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How does one improve the amount of food a crop yields? Speed up the way that plant eats.
A new study published last week in the journal Nature details a group of scientists that were able to genetically engineer a tobacco plant with a faster enzymes from blue-green algae, or cyanobacteria, to allow it conduct photosynthesis more quickly. With sped-up photosynthesis — the process that allows plants to convert sunlight, carbon dioxide and water into oxygen and the sugar sucrose — scientists hope that food yields from crops such as wheat and rice can be multiplied up to 60 percent.
The secret is keeping the enzyme Rubisco away from oxygen and exposing it to more concentrated pockets of carbon dioxide:
In many crop plants, including tobacco, Rubisco is less reactive with oxygen, but a trade-off leads to slower carbon fixing and photosynthesis, and thus, smaller yields. The Rubisco in cyanobacteria fixes carbon faster, but it is more reactive with oxygen. As a result, in cyanobacteria, Rubisco is protected in special micro-compartments (called carboxysomes) that keep oxygen out and concentrate carbon dioxide for efficient photosynthesis.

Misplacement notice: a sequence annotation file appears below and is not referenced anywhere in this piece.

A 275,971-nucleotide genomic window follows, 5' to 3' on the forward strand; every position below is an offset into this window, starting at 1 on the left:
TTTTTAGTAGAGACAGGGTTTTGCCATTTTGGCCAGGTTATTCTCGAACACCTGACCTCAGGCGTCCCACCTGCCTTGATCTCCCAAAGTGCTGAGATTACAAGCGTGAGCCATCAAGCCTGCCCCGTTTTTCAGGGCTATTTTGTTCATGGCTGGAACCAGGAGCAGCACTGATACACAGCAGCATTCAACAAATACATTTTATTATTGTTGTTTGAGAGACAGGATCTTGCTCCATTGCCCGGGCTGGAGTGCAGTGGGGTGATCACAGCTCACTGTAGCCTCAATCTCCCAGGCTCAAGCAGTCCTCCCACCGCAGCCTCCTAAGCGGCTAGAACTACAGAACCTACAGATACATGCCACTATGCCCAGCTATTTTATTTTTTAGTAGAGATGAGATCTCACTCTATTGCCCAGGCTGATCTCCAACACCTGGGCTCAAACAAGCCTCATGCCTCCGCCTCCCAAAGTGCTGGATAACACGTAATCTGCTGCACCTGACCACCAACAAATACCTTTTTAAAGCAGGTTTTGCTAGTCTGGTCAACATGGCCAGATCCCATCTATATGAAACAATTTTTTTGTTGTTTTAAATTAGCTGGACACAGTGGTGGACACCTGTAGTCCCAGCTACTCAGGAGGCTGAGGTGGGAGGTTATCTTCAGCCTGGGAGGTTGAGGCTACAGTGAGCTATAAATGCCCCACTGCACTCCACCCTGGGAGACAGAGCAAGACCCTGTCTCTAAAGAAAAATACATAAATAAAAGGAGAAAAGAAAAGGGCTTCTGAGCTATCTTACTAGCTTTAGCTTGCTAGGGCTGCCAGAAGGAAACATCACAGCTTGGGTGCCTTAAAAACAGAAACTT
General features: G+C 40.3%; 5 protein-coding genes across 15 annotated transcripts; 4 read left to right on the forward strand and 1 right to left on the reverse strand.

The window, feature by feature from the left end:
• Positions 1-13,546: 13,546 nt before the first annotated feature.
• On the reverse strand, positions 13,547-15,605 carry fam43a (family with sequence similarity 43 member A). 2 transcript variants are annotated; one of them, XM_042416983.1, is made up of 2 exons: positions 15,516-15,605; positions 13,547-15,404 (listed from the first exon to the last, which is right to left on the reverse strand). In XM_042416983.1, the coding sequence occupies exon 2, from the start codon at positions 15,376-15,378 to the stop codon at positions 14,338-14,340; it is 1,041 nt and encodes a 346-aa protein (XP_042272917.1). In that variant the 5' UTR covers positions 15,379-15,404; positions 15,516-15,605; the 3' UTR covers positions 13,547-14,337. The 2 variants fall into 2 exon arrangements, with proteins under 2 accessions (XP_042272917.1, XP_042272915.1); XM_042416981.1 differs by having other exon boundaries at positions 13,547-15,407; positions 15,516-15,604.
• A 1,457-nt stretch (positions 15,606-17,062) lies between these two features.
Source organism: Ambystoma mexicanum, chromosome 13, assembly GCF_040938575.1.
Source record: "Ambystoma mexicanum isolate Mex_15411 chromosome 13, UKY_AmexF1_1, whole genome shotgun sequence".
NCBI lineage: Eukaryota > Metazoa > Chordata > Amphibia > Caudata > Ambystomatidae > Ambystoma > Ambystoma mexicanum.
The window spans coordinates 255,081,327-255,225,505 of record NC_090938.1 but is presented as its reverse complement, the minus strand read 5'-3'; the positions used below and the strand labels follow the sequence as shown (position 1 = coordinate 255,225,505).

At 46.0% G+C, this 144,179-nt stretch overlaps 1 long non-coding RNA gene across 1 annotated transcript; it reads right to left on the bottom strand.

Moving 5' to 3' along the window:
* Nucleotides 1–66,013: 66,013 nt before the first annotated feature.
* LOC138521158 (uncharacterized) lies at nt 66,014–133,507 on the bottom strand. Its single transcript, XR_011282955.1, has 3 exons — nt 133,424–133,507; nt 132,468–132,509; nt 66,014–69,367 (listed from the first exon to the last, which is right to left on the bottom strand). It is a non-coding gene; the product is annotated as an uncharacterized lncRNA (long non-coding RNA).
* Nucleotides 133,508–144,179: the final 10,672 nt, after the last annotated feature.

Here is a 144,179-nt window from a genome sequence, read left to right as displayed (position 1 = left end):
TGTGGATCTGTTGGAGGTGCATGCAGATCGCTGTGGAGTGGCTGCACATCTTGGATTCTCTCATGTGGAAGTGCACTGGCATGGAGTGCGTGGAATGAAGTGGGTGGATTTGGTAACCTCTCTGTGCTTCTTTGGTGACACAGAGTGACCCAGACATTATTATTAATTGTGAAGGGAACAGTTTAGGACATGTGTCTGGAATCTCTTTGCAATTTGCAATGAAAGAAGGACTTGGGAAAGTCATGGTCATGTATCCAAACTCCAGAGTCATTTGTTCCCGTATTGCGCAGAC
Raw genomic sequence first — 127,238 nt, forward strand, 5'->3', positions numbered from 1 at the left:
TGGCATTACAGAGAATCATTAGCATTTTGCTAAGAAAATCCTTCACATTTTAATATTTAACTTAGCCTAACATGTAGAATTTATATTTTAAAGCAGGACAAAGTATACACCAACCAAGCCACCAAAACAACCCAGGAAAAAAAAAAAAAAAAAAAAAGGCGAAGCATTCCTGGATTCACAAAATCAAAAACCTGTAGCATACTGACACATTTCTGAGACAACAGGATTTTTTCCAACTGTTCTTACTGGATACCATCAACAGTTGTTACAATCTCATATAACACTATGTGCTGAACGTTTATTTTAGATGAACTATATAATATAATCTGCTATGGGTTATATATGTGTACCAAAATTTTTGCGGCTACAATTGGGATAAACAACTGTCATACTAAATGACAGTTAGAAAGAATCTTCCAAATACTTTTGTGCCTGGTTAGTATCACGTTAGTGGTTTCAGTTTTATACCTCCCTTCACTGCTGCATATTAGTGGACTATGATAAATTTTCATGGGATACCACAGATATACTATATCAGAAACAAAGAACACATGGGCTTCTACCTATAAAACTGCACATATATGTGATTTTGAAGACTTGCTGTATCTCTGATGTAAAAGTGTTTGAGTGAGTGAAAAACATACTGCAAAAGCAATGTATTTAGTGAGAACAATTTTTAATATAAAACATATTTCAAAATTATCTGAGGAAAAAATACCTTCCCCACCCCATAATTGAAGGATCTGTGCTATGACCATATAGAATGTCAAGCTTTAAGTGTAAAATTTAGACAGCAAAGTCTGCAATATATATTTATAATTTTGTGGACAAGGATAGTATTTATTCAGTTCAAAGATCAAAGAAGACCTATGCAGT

“This is the first time that a plant has been created through genetic engineering to fix all of its carbon by a cyanobacterial enzyme,” said Maureen Hanson, plant geneticist and a co-author of the study from Cornell University.
The hope is more efficient yields from the same crops would be a possible solution to the finite amount of farmable land.
Justin Scuiletti is the digital video producer at PBS NewsHour.
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